Appeal from the Circuit Court of the 14th Judicial Circuit, Henry County, Illinois, Circuit No. 09-CF-124 Honorable Ted J. Hamer, Judge, Presiding.
The opinion of the court was delivered by: Justice McDADE
JUSTICE McDADE delivered the judgment of the court, with opinion Justices O'Brien and Carter concurred in the judgment and opinion.
¶ 1 Defendant, Scott D. Hurry, was charged with 10 counts of predatory
criminal sexual assault of a child (720 ILCS 5/12-14.1(a)(1) (West
2006)). Following a bench trial, the circuit court of Henry County
found defendant guilty of all charges. He was sentenced to consecutive
terms of imprisonment totaling 108 years. Defendant appeals his
convictions, arguing that the State failed to prove the corpus delicti
of 8 of the 10 charges. We affirm defendant's convictions on counts I,
II, and III; reduce his convictions on counts IV and V from predatory
criminal sexual assault to aggravated criminal sexual abuse (720 ILCS
5/12-16 (West 2006)); reverse his
convictions on counts VI through X; and remand the case for
resentencing on counts IV and V.
¶ 3 On April 7, 2009, defendant was charged with 10 counts of predatory criminal sexual assault of a child (720 ILCS 5/12-14.1(a)(1) (West 2006)). Count I alleged that defendant placed his finger in the vagina of R.J.S., count II alleged that defendant place his penis in the vagina of R.J.S., and counts III through X alleged that defendant placed his penis in the mouth of R.J.S. The cause proceeded to a bench trial.
¶ 4 At trial, R.J.S. testified that she was nine years old. She stated that defendant touched her vagina on more than one occasion. One such incident occurred when R.J.S. was home alone with defendant and her brother. Defendant and R.J.S. went into her mother's bedroom, where defendant threatened to kill her mother if she did not do what he asked. R.J.S. complied, and defendant's hand touched the outside of her vagina. Defendant also made R.J.S. touch his penis with her hands and her mouth. R.J.S. testified that something like that had happened before.
¶ 5 On another occasion defendant placed his penis in R.J.S.'s vagina. Another incident occurred in R.J.S.'s bedroom, where defendant made R.J.S. touch his penis with her hands. Again, defendant threatened R.J.S. by telling her that he would hurt her mother if she did not comply. R.J.S. stated that defendant made her touch his penis with her hands on yet another occasion when they were riding "three-wheelers" by a bridge.
¶ 6 Officers Dyan Morrisey and Daniel Wisdom testified to a conversation they had with defendant. According to the officers, defendant admitted to the allegations contained in the 10 counts against him. Defendant stated that on one occasion when R.J.S.'s mother was at the grocery store and her brother was playing video games, he told R.J.S. to go into her mother's bedroom and get undressed. He went into the room, removed all of his clothing except for his boxers and penetrated R.J.S.'s vagina with his finger. He then attempted to penetrate her with his penis; however, she said "Ow," so he stopped. Defendant then made R.J.S. perform oral sex on him by placing his penis in her mouth.
¶ 7 Defendant also confessed to other incidents of sexual contact. He stated that he made R.J.S. perform oral sex on him when they were riding three-wheelers and once when they were traveling to his mother's house in Missouri. Defendant claimed that he had R.J.S. perform oral sex on him a couple times a week for three to four weeks.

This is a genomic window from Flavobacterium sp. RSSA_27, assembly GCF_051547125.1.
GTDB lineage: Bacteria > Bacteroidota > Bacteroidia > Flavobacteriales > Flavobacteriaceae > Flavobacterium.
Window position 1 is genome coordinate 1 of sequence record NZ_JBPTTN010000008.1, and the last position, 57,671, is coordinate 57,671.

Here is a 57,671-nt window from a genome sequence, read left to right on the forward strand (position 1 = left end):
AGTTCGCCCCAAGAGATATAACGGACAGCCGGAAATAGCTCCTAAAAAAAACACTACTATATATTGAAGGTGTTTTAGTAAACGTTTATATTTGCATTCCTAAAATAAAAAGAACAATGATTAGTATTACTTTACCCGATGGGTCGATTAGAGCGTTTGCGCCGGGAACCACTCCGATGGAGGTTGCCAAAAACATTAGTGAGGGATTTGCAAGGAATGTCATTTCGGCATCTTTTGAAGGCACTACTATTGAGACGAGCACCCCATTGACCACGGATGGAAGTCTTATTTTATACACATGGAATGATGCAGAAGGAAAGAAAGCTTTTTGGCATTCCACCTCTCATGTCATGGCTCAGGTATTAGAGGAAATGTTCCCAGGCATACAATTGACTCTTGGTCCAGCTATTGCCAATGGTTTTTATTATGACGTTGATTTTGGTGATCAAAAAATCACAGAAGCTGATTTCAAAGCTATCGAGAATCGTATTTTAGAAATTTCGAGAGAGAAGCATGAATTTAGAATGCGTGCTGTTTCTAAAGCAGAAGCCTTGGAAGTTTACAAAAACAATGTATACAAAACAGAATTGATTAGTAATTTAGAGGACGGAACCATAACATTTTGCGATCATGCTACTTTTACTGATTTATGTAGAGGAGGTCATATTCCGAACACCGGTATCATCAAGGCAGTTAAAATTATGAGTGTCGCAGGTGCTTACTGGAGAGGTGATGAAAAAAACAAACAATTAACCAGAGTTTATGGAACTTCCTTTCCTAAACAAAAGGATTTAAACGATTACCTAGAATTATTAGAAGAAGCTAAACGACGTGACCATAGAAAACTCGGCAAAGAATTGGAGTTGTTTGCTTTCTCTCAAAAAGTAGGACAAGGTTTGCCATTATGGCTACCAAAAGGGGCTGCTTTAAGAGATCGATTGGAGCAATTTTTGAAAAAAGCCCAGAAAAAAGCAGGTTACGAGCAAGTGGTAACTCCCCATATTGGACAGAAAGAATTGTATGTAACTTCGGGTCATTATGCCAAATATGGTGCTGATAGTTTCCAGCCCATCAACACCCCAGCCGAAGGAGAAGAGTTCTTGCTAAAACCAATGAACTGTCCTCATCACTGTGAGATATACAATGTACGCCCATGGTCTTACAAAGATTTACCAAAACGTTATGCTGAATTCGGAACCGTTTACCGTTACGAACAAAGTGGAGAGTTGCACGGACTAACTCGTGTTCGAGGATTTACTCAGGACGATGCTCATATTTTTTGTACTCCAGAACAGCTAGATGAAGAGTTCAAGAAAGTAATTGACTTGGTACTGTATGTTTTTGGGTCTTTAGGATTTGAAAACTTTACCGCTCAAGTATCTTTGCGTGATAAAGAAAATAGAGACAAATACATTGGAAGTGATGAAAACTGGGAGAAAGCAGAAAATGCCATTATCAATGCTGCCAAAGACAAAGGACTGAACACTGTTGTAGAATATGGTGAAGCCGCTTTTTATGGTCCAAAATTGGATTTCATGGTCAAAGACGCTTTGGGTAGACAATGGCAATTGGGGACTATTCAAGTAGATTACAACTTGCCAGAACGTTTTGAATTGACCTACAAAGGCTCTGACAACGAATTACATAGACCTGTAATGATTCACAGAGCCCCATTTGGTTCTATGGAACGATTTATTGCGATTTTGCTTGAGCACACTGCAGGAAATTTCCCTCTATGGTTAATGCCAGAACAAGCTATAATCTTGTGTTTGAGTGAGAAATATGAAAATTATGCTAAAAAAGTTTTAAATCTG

¶ 8 The trial court found defendant guilty on all counts. Defendant appeals.
¶ 10 Defendant argues that the State failed to prove the corpus delicti of 8 of the 10 charges of predatory criminal sexual assault of a child. Defendant's contention is a challenge to the sufficiency of the evidence. People v. Sargent, 239 Ill. 2d 166 (2010). When presented with a challenge to the sufficiency of the evidence, it is not the function of this court to retry defendant; rather, the relevant question is whether, after viewing the evidence in the light most favorable to the prosecution, any rational trier of fact could have found the essential elements of the crime beyond a reasonable doubt. People v. Collins, 106 Ill. 2d 237 (1985).
¶ 11 Under Illinois law, proof of an offense requires proof of two distinct propositions or facts beyond a reasonable doubt: (1) that a crime occurred, i.e., the corpus delicti; and (2) that the crime was committed by the person charged. Sargent, 239 Ill. 2d 166. While defendant's confession may be integral to proving the corpus delicti, it is well established that proof of the corpus delicti may not rest exclusively on defendant's extra-judicial confession, admission, or other statement. Id. Still, the corpus delicti is not required to be proved beyond a reasonable doubt exclusively by evidence independent of the confession. People v. Perfecto, 26 Ill. 2d 228 (1962). If there is evidence of corroborating circumstances which tend to prove the corpus delicti and correspond with the circumstances related in the confession, both the circumstances and the confession may be considered in determining whether the corpus delicti is sufficiently proved in a given case. Id. However, under the corroboration rule, the independent corroborating evidence must relate to the specific events ...